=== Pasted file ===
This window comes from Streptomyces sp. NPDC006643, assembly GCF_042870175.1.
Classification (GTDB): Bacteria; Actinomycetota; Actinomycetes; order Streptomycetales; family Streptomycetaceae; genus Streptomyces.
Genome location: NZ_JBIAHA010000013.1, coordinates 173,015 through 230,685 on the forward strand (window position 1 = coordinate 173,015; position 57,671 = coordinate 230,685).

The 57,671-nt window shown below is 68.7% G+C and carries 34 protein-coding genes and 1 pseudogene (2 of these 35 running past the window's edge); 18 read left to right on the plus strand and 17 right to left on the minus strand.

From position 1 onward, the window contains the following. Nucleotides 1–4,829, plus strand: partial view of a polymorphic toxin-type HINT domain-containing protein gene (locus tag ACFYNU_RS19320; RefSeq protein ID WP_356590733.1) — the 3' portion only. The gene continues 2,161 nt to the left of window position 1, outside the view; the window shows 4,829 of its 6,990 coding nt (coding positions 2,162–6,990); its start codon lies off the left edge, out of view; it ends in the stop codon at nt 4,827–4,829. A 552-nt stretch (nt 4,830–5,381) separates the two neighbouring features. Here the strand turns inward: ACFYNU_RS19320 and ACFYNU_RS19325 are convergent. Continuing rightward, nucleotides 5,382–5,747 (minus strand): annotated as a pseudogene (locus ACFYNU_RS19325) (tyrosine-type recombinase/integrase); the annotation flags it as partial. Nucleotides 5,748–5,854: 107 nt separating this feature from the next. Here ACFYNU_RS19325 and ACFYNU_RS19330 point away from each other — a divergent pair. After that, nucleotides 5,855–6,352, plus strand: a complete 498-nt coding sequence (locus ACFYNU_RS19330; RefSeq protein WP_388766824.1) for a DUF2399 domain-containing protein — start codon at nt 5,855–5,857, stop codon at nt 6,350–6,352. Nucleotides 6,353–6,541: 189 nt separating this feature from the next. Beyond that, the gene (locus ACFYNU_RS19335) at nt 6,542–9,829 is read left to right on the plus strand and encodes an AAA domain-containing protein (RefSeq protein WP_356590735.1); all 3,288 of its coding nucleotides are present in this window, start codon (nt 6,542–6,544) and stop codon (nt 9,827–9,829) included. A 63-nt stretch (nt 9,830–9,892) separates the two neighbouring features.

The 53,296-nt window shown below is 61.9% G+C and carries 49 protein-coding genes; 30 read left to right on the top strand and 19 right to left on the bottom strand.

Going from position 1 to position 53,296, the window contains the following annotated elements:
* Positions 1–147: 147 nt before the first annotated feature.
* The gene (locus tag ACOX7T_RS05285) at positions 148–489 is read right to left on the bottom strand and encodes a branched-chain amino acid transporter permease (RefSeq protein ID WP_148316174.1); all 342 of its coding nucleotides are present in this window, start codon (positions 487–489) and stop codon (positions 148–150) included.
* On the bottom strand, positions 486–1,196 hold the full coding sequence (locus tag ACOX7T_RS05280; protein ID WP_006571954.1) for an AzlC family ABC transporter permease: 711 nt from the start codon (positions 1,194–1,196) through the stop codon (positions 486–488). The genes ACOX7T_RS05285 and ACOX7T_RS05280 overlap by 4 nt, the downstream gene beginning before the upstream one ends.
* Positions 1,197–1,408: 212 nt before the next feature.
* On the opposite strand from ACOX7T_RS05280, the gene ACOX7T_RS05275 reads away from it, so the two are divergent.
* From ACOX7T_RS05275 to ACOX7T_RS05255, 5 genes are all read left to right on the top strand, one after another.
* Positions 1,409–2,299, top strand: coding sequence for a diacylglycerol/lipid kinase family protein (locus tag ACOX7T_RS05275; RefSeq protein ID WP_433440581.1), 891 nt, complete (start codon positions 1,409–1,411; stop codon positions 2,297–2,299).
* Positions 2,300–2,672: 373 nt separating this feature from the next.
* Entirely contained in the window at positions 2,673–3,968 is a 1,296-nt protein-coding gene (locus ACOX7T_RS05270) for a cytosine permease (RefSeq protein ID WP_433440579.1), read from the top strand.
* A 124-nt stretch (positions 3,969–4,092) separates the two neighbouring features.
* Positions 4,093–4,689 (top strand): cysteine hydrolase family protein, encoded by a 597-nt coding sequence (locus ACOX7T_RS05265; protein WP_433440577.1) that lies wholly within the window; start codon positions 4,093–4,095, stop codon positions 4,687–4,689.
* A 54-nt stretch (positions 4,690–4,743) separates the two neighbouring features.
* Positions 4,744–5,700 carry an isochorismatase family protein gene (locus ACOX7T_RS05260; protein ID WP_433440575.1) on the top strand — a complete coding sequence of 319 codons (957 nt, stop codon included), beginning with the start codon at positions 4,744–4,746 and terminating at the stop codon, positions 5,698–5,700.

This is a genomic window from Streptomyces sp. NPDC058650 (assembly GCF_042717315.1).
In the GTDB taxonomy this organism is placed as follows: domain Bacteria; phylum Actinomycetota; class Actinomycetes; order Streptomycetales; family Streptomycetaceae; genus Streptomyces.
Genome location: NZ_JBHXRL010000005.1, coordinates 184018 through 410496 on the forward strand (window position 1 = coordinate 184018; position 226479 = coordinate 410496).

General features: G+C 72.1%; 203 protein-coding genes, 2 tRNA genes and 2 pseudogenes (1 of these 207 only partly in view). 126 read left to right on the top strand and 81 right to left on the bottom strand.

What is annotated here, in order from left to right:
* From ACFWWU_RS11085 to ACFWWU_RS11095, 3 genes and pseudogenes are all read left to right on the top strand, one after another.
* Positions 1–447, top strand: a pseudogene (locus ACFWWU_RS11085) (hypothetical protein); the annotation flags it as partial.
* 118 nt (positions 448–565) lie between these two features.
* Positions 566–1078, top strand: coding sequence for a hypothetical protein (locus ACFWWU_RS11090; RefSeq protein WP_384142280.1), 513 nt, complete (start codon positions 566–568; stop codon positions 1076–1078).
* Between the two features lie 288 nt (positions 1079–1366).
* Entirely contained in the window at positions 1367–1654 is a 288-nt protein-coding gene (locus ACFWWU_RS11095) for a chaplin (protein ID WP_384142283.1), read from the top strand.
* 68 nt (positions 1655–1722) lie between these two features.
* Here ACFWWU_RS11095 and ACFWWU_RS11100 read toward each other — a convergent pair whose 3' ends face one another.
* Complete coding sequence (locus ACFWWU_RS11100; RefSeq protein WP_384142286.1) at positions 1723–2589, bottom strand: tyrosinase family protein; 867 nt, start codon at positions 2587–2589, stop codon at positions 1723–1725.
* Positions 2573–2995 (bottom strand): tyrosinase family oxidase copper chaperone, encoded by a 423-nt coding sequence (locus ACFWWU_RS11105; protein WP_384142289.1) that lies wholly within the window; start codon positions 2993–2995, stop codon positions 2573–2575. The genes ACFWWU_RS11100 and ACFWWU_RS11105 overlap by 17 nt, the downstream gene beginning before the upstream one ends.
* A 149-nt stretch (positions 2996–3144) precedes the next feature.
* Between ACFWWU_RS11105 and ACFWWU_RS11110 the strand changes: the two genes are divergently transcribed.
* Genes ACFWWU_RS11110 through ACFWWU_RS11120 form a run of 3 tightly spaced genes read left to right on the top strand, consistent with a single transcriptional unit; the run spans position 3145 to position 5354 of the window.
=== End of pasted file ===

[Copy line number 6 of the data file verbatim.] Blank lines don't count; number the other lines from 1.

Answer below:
The 53,296-nt window shown below is 61.9% G+C and carries 49 protein-coding genes; 30 read left to right on the top strand and 19 right to left on the bottom strand.